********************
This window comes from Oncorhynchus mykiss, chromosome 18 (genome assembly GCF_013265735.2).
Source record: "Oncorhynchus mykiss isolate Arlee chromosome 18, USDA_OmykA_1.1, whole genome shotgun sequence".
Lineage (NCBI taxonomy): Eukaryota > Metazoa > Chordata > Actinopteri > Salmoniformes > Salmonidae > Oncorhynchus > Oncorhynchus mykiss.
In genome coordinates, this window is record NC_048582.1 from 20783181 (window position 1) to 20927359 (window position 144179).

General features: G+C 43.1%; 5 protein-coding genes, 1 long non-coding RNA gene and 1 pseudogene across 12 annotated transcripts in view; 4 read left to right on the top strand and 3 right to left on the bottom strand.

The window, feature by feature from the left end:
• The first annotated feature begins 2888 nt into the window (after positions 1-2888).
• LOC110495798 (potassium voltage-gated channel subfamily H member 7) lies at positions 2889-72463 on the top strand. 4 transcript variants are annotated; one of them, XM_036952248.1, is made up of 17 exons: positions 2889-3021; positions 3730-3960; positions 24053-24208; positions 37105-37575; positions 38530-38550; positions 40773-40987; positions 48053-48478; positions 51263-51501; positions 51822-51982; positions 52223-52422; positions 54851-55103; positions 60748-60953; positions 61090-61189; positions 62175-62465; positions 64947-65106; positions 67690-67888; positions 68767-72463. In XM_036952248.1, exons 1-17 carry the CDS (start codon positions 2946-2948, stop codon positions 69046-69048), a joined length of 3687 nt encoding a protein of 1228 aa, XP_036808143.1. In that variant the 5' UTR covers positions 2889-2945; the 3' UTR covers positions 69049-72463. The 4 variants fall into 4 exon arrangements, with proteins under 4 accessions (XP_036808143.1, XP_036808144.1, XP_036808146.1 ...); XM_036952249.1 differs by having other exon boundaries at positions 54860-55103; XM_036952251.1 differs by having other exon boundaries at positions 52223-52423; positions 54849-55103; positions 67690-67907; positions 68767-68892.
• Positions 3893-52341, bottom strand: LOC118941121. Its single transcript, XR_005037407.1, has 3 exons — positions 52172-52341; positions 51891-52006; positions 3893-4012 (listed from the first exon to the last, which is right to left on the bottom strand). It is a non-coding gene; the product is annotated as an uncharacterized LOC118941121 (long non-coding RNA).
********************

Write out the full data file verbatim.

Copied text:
This window comes from Oncorhynchus mykiss, chromosome 18 (genome assembly GCF_013265735.2).
Source record: "Oncorhynchus mykiss isolate Arlee chromosome 18, USDA_OmykA_1.1, whole genome shotgun sequence".
Lineage (NCBI taxonomy): Eukaryota > Metazoa > Chordata > Actinopteri > Salmoniformes > Salmonidae > Oncorhynchus > Oncorhynchus mykiss.
In genome coordinates, this window is record NC_048582.1 from 20783181 (window position 1) to 20927359 (window position 144179).

General features: G+C 43.1%; 5 protein-coding genes, 1 long non-coding RNA gene and 1 pseudogene across 12 annotated transcripts in view; 4 read left to right on the top strand and 3 right to left on the bottom strand.

The window, feature by feature from the left end:
• The first annotated feature begins 2888 nt into the window (after positions 1-2888).
• LOC110495798 (potassium voltage-gated channel subfamily H member 7) lies at positions 2889-72463 on the top strand. 4 transcript variants are annotated; one of them, XM_036952248.1, is made up of 17 exons: positions 2889-3021; positions 3730-3960; positions 24053-24208; positions 37105-37575; positions 38530-38550; positions 40773-40987; positions 48053-48478; positions 51263-51501; positions 51822-51982; positions 52223-52422; positions 54851-55103; positions 60748-60953; positions 61090-61189; positions 62175-62465; positions 64947-65106; positions 67690-67888; positions 68767-72463. In XM_036952248.1, exons 1-17 carry the CDS (start codon positions 2946-2948, stop codon positions 69046-69048), a joined length of 3687 nt encoding a protein of 1228 aa, XP_036808143.1. In that variant the 5' UTR covers positions 2889-2945; the 3' UTR covers positions 69049-72463. The 4 variants fall into 4 exon arrangements, with proteins under 4 accessions (XP_036808143.1, XP_036808144.1, XP_036808146.1 ...); XM_036952249.1 differs by having other exon boundaries at positions 54860-55103; XM_036952251.1 differs by having other exon boundaries at positions 52223-52423; positions 54849-55103; positions 67690-67907; positions 68767-68892.
• Positions 3893-52341, bottom strand: LOC118941121. Its single transcript, XR_005037407.1, has 3 exons — positions 52172-52341; positions 51891-52006; positions 3893-4012 (listed from the first exon to the last, which is right to left on the bottom strand). It is a non-coding gene; the product is annotated as an uncharacterized LOC118941121 (long non-coding RNA).